Trustees also amended other Facilities Master Plan recommendations related to Marshall, Willow Ridge and Ridge Point high schools.
Fort Settlement Middle School
The board overturned its initial May decision to expand Fort Settlement Middle School.
FBISD staff and consultants previously recommended adding classrooms at either Fort Settlement or First Colony Middle School in order to accommodate anticipated growth in the area near the Riverstone community.
The board opted to install classroom additions at Fort Settlement instead of First Colony because doing so would not require significant rezoning of school boundaries, however, new capacity data indicated classroom additions are unnecessary, said Beth Martinez, FBISD chief of staff and strategic planning. Administrators recommend forgoing school expansions at both campuses and leaving school boundaries until further notice.
Previously, staff and consultants believed Fort Settlement’s functional capacity was able to accommodate approximately 1,300 students, Martinez said. However, a closer review showed the actual capacity number is closer to 1,641.
Chief Operations Officer Oscar Perez said the inconsistency was a result of outdated information that did not account for removed programming.
Student enrollment at both schools are projected to stay below 120 percent of the schools’ building capacity through the next decade, Martinez said. A school is considered adequately utilized if enrollment remains between 80-120 percent of the building’s capacity, according to district policy.
However, First Colony is projected to be underutilized as its utilization fluctuates from 77-84 percent in the next 5-6 years while Fort Settlement’s utilization is expected to reach 116 percent by the 2027-28 school year.
Trustee Dave Rosenthal said a utilization rate of 116 percent—though within policy—still leaves issues with overcrowding. Rezoning the two school boundaries to balance enrollment makes the most sense because one is underutilized while another is nearly over utilized.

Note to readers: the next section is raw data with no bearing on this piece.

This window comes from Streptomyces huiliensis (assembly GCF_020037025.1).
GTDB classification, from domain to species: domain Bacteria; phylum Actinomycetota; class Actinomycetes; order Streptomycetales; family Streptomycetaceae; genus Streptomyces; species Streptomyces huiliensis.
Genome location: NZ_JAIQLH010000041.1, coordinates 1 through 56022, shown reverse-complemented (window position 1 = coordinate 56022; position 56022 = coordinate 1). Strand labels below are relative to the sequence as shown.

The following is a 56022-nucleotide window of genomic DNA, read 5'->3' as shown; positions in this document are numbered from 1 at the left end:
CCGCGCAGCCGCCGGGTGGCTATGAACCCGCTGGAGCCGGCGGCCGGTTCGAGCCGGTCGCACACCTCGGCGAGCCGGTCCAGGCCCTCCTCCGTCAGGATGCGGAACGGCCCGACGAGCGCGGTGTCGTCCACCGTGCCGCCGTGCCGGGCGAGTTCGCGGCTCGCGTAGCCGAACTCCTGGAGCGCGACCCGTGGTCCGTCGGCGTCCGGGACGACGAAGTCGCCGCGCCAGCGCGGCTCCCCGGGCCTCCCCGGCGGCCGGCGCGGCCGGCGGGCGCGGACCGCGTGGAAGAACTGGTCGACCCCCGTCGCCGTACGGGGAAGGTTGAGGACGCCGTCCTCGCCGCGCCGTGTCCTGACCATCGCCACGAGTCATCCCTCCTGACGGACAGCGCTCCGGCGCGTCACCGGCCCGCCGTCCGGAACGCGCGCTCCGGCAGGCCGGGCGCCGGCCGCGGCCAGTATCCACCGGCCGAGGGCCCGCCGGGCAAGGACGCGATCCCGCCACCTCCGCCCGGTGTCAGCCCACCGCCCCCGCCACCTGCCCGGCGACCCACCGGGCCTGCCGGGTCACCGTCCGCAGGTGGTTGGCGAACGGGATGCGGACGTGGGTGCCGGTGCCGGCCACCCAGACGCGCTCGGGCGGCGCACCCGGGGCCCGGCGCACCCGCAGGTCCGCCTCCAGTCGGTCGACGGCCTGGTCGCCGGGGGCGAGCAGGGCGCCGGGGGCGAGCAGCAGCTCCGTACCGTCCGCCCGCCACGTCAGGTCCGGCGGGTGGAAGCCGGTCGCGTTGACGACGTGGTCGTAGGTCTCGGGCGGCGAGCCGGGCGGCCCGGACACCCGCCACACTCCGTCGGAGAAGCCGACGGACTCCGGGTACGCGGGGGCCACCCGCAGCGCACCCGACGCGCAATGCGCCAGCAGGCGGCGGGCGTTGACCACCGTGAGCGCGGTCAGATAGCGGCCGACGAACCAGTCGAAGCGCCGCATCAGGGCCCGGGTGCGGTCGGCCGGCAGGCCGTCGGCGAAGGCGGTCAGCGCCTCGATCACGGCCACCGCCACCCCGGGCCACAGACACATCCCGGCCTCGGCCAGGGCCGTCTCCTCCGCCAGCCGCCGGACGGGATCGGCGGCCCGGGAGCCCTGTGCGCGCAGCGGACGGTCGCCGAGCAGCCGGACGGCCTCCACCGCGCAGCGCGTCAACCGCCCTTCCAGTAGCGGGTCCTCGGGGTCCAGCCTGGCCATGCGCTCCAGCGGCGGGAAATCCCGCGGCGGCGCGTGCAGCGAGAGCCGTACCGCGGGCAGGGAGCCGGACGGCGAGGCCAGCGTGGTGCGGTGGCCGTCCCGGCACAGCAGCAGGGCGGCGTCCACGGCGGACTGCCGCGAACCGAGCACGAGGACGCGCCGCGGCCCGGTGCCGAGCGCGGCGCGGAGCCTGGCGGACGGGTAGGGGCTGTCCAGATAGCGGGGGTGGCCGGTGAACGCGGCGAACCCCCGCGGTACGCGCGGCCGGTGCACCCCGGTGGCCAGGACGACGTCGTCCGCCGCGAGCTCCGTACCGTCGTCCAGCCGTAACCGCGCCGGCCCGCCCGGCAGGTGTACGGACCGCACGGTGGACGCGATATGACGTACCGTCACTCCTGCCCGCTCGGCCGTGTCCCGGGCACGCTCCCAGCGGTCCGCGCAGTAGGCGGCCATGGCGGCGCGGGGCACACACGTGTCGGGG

“It costs us nothing to do that, and the kids—to me—they have a better shot at a better education,” Rosenthal said.
Despite strong opposition from many Riverstone families, rebalancing enrollment may be unavoidable, especially as the district experiences high-growth rates, trustee Kristin Tassin said.
“I think it’s something that needs to be explored and looked at as we’re going through this process, but I don’t think we should implement it until we get to the point where we have to implement it,” she said.
In contrast, trustee K.P. George said he does not support rezoning as an option because a utilization rate of 116 percent is acceptable.
“First of all, we need to make sure these numbers are right, and second, in my opinion, I will be supportive of rescinding this [original recommendation], provided we are going to leave it alone. There is no reason to do anything in that feeder pattern at the moment. There’s no need to do anything because it’s all within our policy.”
Trustees voted 7-to-1—with George opposing—to rescind the recommendation for classroom additions at Fort Settlement and to implement rezoned boundaries at an appropriate time, which will be determined as the administration reviews enrollment data each year.
Marshall and Willowridge high schools
Board members unanimously voted to implement innovative instructional programming at the elementary and high school level within the Marshall and Willowridge feeder patterns to improve student outcomes, expand opportunities for students and increase utilization and marginal revenue.